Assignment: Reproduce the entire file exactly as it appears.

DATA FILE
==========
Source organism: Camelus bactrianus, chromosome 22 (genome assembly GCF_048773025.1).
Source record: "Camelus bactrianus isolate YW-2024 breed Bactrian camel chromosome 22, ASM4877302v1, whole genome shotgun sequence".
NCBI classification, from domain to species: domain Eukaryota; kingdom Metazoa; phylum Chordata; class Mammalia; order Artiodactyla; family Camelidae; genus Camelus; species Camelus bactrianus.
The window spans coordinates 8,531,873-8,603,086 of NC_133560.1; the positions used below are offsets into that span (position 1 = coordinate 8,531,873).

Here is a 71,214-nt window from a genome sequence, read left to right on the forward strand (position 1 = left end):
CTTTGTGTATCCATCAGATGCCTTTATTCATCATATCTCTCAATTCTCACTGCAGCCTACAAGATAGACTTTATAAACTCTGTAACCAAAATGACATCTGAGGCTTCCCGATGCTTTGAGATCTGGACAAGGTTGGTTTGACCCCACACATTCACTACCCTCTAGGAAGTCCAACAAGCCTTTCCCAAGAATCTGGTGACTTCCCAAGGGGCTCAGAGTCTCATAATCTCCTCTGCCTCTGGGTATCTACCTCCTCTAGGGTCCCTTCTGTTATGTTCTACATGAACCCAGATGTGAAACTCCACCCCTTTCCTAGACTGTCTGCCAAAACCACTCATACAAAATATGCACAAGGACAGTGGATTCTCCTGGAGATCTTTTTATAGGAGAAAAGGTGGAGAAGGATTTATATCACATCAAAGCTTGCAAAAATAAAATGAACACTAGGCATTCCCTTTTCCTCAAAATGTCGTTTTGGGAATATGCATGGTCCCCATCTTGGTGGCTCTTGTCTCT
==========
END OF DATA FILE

Source organism: Camelus bactrianus, chromosome 22 (genome assembly GCF_048773025.1).
Source record: "Camelus bactrianus isolate YW-2024 breed Bactrian camel chromosome 22, ASM4877302v1, whole genome shotgun sequence".
NCBI classification, from domain to species: domain Eukaryota; kingdom Metazoa; phylum Chordata; class Mammalia; order Artiodactyla; family Camelidae; genus Camelus; species Camelus bactrianus.
The window spans coordinates 8,531,873-8,603,086 of NC_133560.1; the positions used below are offsets into that span (position 1 = coordinate 8,531,873).

Here is a 71,214-nt window from a genome sequence, read left to right on the forward strand (position 1 = left end):
CTTTGTGTATCCATCAGATGCCTTTATTCATCATATCTCTCAATTCTCACTGCAGCCTACAAGATAGACTTTATAAACTCTGTAACCAAAATGACATCTGAGGCTTCCCGATGCTTTGAGATCTGGACAAGGTTGGTTTGACCCCACACATTCACTACCCTCTAGGAAGTCCAACAAGCCTTTCCCAAGAATCTGGTGACTTCCCAAGGGGCTCAGAGTCTCATAATCTCCTCTGCCTCTGGGTATCTACCTCCTCTAGGGTCCCTTCTGTTATGTTCTACATGAACCCAGATGTGAAACTCCACCCCTTTCCTAGACTGTCTGCCAAAACCACTCATACAAAATATGCACAAGGACAGTGGATTCTCCTGGAGATCTTTTTATAGGAGAAAAGGTGGAGAAGGATTTATATCACATCAAAGCTTGCAAAAATAAAATGAACACTAGGCATTCCCTTTTCCTCAAAATGTCGTTTTGGGAATATGCATGGTCCCCATCTTGGTGGCTCTTGTCTCT